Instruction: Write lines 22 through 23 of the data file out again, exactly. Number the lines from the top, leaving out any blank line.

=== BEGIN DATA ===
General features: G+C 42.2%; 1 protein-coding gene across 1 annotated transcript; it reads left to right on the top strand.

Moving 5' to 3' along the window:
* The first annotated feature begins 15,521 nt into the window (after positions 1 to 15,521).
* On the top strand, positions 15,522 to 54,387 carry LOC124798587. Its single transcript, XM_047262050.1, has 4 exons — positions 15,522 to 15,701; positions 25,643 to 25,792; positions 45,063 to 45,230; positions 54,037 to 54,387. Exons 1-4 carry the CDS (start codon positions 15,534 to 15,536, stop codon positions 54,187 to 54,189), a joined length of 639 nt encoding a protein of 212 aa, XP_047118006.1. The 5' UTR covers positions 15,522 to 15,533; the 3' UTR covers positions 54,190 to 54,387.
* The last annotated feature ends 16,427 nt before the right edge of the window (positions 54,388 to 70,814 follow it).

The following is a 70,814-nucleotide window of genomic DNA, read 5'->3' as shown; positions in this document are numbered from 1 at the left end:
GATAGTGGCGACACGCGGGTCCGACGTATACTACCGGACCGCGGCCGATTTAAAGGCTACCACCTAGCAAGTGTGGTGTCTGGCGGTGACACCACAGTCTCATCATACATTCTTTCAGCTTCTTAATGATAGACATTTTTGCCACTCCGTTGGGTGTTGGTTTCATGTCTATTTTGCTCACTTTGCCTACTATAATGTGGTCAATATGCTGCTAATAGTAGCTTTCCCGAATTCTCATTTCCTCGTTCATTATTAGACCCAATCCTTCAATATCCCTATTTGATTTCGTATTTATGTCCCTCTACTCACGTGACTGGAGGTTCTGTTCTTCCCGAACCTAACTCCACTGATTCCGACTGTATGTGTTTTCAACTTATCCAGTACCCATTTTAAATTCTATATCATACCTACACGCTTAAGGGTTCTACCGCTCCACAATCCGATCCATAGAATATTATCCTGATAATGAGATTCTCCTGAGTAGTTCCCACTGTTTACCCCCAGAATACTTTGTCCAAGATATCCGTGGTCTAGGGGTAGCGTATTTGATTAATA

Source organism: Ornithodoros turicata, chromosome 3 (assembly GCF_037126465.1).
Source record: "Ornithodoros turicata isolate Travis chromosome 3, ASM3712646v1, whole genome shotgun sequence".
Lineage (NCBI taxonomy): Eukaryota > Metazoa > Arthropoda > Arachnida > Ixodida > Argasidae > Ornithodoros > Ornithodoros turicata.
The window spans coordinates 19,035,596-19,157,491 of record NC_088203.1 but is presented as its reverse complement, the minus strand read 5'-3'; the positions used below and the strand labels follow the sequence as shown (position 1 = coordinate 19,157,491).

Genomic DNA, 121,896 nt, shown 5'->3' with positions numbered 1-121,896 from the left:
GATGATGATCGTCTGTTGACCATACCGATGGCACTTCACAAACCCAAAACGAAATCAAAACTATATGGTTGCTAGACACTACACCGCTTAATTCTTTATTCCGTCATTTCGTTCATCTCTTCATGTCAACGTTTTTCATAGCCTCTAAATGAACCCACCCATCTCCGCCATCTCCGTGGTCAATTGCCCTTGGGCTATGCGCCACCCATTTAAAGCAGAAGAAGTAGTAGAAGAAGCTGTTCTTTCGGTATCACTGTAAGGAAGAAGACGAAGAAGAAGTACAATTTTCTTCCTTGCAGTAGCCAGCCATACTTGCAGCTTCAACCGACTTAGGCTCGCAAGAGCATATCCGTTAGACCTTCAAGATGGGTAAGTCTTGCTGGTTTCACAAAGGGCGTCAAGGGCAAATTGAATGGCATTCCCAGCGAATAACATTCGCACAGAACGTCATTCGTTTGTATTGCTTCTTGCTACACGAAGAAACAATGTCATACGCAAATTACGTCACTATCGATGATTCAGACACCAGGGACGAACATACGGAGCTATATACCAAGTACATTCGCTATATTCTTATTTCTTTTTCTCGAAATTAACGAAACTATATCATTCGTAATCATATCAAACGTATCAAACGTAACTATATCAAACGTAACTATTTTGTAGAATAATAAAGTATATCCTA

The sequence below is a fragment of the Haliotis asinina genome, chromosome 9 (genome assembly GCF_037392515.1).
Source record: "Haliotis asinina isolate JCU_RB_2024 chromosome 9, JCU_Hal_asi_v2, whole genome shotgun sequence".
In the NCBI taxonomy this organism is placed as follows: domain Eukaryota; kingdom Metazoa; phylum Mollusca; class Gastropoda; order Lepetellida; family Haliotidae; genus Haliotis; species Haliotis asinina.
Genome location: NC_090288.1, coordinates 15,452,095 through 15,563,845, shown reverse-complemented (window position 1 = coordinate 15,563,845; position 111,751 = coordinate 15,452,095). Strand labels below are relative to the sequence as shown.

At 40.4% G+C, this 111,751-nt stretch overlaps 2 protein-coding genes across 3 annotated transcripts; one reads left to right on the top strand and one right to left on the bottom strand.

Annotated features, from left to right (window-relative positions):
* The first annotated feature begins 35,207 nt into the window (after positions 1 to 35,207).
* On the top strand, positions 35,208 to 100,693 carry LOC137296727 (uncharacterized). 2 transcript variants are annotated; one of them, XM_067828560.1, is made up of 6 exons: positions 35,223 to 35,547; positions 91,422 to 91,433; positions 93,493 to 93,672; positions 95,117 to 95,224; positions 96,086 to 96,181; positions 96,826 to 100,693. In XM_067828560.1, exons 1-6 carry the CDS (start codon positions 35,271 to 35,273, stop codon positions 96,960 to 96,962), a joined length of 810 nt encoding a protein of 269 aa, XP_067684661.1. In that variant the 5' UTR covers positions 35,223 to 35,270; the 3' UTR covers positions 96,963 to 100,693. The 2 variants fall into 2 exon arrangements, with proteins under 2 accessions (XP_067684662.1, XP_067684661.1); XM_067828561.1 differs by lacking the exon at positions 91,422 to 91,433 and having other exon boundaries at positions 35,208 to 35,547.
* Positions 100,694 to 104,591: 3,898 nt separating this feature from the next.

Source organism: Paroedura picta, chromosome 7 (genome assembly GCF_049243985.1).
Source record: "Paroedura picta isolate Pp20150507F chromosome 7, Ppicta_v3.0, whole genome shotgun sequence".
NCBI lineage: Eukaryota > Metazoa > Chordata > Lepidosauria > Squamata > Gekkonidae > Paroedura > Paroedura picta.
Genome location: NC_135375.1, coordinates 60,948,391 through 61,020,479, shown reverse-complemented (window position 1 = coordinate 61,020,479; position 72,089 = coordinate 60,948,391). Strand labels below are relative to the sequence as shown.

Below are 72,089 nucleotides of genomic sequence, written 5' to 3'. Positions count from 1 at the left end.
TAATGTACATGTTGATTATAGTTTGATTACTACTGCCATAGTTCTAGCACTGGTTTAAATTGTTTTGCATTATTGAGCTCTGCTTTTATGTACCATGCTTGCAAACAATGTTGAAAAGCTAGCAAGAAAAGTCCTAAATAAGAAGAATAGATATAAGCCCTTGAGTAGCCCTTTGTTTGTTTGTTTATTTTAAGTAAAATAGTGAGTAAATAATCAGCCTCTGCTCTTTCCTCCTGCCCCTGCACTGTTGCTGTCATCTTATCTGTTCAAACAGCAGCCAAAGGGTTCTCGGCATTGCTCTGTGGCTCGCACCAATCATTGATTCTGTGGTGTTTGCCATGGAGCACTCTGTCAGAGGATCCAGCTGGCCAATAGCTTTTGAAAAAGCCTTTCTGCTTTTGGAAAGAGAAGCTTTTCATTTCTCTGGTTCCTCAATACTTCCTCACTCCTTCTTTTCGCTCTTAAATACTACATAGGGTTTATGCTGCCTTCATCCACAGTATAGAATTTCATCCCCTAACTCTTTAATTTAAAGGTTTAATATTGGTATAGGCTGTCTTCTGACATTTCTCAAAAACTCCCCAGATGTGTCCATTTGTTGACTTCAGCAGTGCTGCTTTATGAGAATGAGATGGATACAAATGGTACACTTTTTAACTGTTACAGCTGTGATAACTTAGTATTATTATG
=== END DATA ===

* Positions 100,694 to 104,591: 3,898 nt separating this feature from the next.

Source organism: Paroedura picta, chromosome 7 (genome assembly GCF_049243985.1).